VOD film review: Once Upon a Time… in Hollywood
Ivan | On 27, Dec 2019
Director: Quentin Tarantino
Cast: Leonardo DiCaprio, Brad Pitt, Margot Robbie
“Are you an actor?” “No, I’m a stuntman.” That’s Rick Dalton (Leonardo DiCaprio) and Cliff Booth (Brad Pitt) in Once Upon a Time… in Hollywood, Quentin Tarantino’s ode to the magic of the movies. In 1960s LA, the same is true of cinema as it is now: success and fame is fleeting, but legacies can last for decades. So it’s perhaps only apt that the Pulp Fiction director, one of the most vocal lovers of film to step behind the camera, should use the very format he idolises to tackle the thing that shocked Hollywood in 1969 and left its own dark legacy: the Manson murders.
We pick things up before the shocking multiple-homicide has occurred, slumming it from set to set with Rick and Cliff, a double-act who could easily have their own spin-off TV show. Rick, though, is at the stage of his twilit career where he’s staring at TV like an abyss threatening to swallow his reputation whole – should he take cliched villainous parts in cheap cop dramas in order to stay in the US, or head to Italy where he can get meatier roles in Spaghetti Westerns?
That existential crisis plays out through a hilariously committed turn from DiCaprio, who shouts “I’m a has-been” at himself while demolishing his own trailer, then breaks down in tears when a young co-star compliments his performance on-set. Pitt, meanwhile, luxuriates in his character, laying back into his drawling dialogue and intimidating physical presence like a curled feline ready to pounce.
Watching the duo make their way through period Los Angeles is worth the price of entry alone. Tarantino recreates Hollywood’s golden era with gorgeous attention to detail, right down to the fake TV shows, films and – yes – adverts that Rick appears in. One scene featuring Mike Moh as Bruce Lee is overly cartoonish, but it’s never less than entertaining to see the duo rolling through this haze of showbiz myths, their bond an anchor amid the changing industry landscape.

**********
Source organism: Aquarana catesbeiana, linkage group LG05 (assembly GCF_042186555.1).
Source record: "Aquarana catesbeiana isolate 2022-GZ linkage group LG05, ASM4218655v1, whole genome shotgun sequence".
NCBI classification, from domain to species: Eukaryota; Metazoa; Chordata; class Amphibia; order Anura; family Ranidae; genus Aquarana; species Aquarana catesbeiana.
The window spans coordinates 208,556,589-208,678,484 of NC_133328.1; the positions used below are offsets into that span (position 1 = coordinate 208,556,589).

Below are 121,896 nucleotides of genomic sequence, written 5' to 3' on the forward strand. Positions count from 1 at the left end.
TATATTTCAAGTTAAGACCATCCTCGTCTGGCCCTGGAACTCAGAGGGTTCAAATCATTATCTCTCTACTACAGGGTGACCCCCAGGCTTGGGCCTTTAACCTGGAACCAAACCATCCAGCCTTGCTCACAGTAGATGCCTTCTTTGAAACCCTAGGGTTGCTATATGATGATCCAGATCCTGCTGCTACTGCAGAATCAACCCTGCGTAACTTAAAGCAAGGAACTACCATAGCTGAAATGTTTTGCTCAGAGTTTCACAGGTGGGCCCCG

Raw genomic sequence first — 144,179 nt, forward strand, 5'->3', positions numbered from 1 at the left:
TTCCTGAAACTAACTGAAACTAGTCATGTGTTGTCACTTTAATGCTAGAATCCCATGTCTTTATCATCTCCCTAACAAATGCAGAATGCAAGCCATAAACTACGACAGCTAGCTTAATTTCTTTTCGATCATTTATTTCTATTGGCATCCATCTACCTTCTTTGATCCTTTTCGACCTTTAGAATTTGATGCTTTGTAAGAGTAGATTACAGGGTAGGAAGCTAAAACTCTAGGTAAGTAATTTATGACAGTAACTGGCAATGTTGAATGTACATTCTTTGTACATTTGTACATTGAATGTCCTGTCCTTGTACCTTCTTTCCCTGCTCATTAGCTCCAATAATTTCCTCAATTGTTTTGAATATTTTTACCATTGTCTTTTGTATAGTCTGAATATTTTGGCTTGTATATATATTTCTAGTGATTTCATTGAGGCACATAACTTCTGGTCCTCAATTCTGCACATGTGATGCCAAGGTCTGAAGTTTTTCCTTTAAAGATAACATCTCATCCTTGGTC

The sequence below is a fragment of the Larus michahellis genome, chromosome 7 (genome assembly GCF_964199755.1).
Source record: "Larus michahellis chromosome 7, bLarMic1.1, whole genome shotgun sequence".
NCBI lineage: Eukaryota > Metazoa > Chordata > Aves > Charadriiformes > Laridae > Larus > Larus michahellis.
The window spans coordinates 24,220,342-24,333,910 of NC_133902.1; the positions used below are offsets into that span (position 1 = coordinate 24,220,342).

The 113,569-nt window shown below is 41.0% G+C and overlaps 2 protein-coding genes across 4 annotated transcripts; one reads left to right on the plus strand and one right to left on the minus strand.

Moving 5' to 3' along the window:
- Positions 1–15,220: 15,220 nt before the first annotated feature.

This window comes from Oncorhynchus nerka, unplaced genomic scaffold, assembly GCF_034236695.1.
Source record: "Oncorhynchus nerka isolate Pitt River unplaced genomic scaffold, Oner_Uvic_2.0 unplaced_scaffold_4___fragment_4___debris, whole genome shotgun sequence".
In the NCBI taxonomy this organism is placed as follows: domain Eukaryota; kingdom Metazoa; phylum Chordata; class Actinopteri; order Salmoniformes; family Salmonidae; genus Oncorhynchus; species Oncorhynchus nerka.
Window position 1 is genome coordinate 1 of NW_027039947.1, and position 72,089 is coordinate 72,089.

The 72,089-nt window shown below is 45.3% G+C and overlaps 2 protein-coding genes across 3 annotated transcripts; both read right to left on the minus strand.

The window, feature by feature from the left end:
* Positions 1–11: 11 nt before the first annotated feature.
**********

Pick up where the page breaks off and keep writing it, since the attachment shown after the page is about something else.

Through this world also walks young Sharon Tate, played with an A-list glow by Margot Robbie. Unrecognisable from her other, versatile turns, it’s an excellent performance that sees Robbie inhabit the starlet completely, so much so that she adds depth to the surface-level depiction of Tarantino’s screenplay, and the superficial camerawork that seems to linger on her feet. One scene where she goes into a cinema to watch an audience watch her in The Wrecking Crew is pure gold.
On the edge of that bubble lurks the Spahn Ranch, the former TV set where Cliff once filmed and where Charles Manson (Damon Herriman) and his “family” live. A Western-tinged showdown between Cliff and the group, when he ventures out to see what they’re up to, is packed with ominous suspense, but the juggling of this storyline, Sharon Tate’s rising star and Rick’s falling fame isn’t as graceful as the lyrical cinematography would have you think; Tate’s subplot needs more screentime to feel meaningful, while Rick and Cliff’s antics are the most entertaining strand, but are also so drawn out that they drag down the whole pace.
The result is mature in places, but uneven in others, leaving you with more unanswered questions than conjured-up cinema fables; references to Cliff’s past actions, for example, make him a dubious choice of hero, something that may be intentional, but if so, that intent isn’t clear. The final act, meanwhile, is an audacious piece of historical revision, but one that, no matter how well-meaning, nonetheless descends into uncomfortable violence that feels too gratuitous to be profound or justified. More fairytale than fact, Once Upon a Time in Hollywood is a thoughtful reflection upon memories and movie magic, but it’s no timeless classic.